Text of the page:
More than 2.75 million Michigan households can now recycle their food and beverage cartons and paper cups thanks to a partnership with the Carton Council of North America and the Foodservice Packaging Institute. Through this collaborative effort with local recycling facilities that process recyclables to most communities in the region, these paper products are now welcome in recycling containers in the Metro Detroit area and more than 70 cities in the region.
The recycled paper cups and food and beverage cartons will go on to make new paper products consumers use every day, such as paper towels, toilet paper, napkins and office and writing paper. These products will primarily be made in the Great Lakes region.
Two major recycling facilities in the region — Resource Recovery Recycling Authority of Southwest Oakland County and Green For Life Environmental Recycling and Resource Recovery — will sort paper cups and food and beverage cartons from area communities, including the City of Detroit. These facilities join other recycling facilities in the state that already accept these materials, including Southeast Oakland County Resource Recovery Authority (SOCRRA), Emterra (East Lansing, Lansing) and Kent County.
“Working with the other recycling stakeholders in the region ensures we are all singing from the same sheet of music to ensure we accept valuable materials and educate our residents, ” said Mike Csapo, general manager of Recycling Authority of Southwest Oakland County (RRRASOC). “Paper cups and cartons are items our residents use a lot, and they have a desire to recycle. We are excited to provide the opportunity now for them to be recycled.”
“It’s really exciting that the City of Detroit is now able to join other communities in the region to recycle paper cups and food and beverage cartons,” Nishaat Killeen, City of Detroit Recycling Coordinator “We all work together as a region to take care of our waste materials. Adding clean and empty paper cups and cartons to our acceptable recyclables is a win for everyone.”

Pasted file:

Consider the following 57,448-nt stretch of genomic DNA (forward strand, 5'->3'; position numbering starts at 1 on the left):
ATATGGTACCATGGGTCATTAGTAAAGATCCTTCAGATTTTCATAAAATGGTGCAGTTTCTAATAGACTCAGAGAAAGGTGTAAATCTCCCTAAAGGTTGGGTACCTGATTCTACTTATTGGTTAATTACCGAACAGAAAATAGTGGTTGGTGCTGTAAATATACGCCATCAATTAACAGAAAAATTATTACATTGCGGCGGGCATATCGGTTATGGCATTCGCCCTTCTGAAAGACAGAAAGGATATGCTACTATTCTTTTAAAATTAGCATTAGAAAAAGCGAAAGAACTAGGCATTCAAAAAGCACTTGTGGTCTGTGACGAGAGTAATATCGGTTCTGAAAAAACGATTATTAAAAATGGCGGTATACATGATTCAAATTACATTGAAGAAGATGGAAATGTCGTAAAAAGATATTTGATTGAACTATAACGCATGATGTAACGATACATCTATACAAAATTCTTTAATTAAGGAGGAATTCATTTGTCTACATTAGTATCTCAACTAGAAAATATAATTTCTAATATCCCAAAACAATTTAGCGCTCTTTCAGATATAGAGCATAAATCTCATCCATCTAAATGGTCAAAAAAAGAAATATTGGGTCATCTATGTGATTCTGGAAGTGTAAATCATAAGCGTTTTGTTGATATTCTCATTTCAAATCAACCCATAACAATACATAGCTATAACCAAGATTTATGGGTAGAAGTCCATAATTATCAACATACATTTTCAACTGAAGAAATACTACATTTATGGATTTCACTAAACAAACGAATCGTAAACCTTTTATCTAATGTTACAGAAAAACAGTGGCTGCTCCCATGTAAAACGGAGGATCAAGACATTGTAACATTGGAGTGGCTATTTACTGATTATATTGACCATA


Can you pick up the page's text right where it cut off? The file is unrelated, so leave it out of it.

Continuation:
Once recyclables are received at the recycling facilities, they are sorted and then sent to paper mills, most of which are located in the Great Lakes Region, where they are made into new recycled-content products, such as paper towels. To help this process, GFL Environmental Recycling has installed technology at their New Boston facility to sort paper cups and food and beverage cartons. The addition of this technology was made possible due to a grant from theFoodservice Packaging Institute and Carton Council as part of ongoing initiatives to increase recycling of paper cups and food and beverage cartons in communities across the country.
“We are happy to have such strong partners with FPI, CCNA and EGLE to help us implement these new additions,” said Brent Hildebrand. “Technology in our facility helps to make it possible to sort recyclables and offer additional opportunities for residents to recycle materials with value that deserve to have the opportunity to go on to make new products.”
Partner investments into Michigan’s recycling systems, like GFL, has positive economic, environmental and supply chain benefits for the entire state. The Michigan Department of Environment, Great Lakes, and Energy (EGLE) has committed grant investments in facilities through the NextCycle Michigan initiative.
“Michigan is a valuable location for adding paper cups to its recycling stream due to its proximity to end markets in and around the state,” said Natha Dempsey, president of the Foodservice Packaging Institute. “The state is committed to growing recycling and end-markets to meet its goals.”
“Food and beverage cartons are made primarily of paper and represent some of the highest quality fiber in the recycling stream,” said Jason Pelz, vice president of recycling projects for the Carton Council and VP of Circular Economy, Americas and South Asia, East Asia & Oceania for Tetra Pak. “Given the close proximity to several paper mills in region, it’s especially beneficial to recycle as many cartons as possible so they can be used to make new everyday paper products.”